Chronic Offender: Definition & Criminology

Chronic Offender: Definition & Criminology
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  • 0:01 What Is a Chronic Offender?
  • 0:57 Substance Abuse &…
  • 1:35 Poverty & Chronic Offending
  • 2:26 Common Chronic Offense Crimes
  • 3:31 Chronic Offender Theories
  • 4:58 Lesson Summary
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Lesson Transcript
Instructor: Melanie Norwood

Melanie has taught several criminal justice courses, holds an MS in Sociology concentrating in Criminal Justice & is completing her Ph.D. in Criminology, Law & Justice.

In this lesson, we will define what a chronic offender is in the study of criminology. We will also provide a bit of insight into how individuals become classified as chronic offenders and offer a few theoretical explanations as to how individuals are situated in society as chronic offenders.

What Is a Chronic Offender?

If you have ever worked in a restaurant you probably had regular customers. You likely knew their names and what times to expect them, and maybe you even knew their orders so well you could start preparing them from the minute they entered the building. These were your repeat customers, and they often stuck to their routines and patterns.

Now, change the setting from a restaurant to your local jail, change your uniform to that of a police officer, and the regular customer to the citizen you're bringing in for yet another arrest and booking. Voila! That regular, in criminological terms, is a chronic offender. He has frequent interactions with law enforcement and has a lengthy history of arrests, commonly for the same or similar crimes. You may have heard that a small number of people are responsible for a large percentage of crime. This regular, or chronic offender, is part of that small percentage.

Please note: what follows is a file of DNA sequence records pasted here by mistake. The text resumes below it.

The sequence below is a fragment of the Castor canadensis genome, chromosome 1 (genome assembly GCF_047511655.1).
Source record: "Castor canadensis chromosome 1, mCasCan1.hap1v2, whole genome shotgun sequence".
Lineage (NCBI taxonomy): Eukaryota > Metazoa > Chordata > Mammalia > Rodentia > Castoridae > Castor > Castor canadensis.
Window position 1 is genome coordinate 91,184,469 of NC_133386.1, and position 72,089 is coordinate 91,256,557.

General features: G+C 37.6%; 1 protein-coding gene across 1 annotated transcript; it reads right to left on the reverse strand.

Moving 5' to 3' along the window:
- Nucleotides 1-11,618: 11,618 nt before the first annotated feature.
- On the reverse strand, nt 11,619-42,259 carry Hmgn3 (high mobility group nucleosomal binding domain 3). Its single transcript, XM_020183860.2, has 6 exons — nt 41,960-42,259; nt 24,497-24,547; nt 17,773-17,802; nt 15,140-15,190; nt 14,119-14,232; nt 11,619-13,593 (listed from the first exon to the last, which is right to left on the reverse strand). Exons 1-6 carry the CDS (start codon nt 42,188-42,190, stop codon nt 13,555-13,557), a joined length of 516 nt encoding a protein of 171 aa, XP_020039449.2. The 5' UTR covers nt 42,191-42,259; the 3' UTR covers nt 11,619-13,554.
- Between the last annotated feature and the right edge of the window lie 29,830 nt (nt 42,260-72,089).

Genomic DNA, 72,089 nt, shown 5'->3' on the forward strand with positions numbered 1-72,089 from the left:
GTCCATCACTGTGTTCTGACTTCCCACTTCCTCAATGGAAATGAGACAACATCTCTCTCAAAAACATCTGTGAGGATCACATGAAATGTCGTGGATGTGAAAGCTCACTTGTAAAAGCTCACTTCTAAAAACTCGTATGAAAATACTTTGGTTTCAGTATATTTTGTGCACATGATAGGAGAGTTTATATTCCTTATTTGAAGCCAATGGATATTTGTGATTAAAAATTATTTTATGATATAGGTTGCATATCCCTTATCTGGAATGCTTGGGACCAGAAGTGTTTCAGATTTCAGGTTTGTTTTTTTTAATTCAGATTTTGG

Substance Abuse and Chronic Offending

Not uncommonly, many chronic offenders have some sort of substance abuse problem. Lots of people have underlying mental or psychological issues that they attempt to treat with drugs or alcohol as an easy way to minimize the symptoms of their problem. These drugs will not solve the underlying condition, be that depression, schizophrenia, post-traumatic stress disorder (PTSD), or other mental or psychological issues. Rather, the drug use makes the symptoms less noticeable or more tolerable to the individual. Thus their possession of illegal narcotics, or their purchasing of illegal narcotics, will land them in police custody frequently.

Poverty and Chronic Offending

Some individuals resort to chronic crime as a means of making money quickly, or at all. They may lack the skills, education, or work experience to make money in a more legitimate fashion in a traditional work setting. They might also lack considerable knowledge about managing a budget to meet all of their financial needs. Thus prostitution, selling narcotics, or stealing goods before pawning them off for a profit (also known as fencing) are activities some individuals resort to in order to get by.

An individual may also repeatedly commit crimes because they pay better than a normal job. For example, some inmates who sold drugs in an urban area reported easily making two thousand to four thousand dollars per week on less than a high school education. Compare that to a minimum or low wage job that their skills and education would qualify them for and that would not offer near as much in economic benefits.

Common Chronic Offense Crimes

In general, chronic offenders are associated with committing drug crimes or property crimes. The root causes of these crimes are often either drug-related, economic-oriented, or both. Property crimes could include pick-pocketing, petty theft, or burglary and may be committed to secure money for basic needs or to support a drug habit. Drug crimes may also be committed for the same reasons. To a smaller extent, chronic offenders also commit public order crimes such as vagrancy, public intoxication, public indecency, and panhandling. Not surprisingly, these crimes also tie into substance abuse and economic issues.

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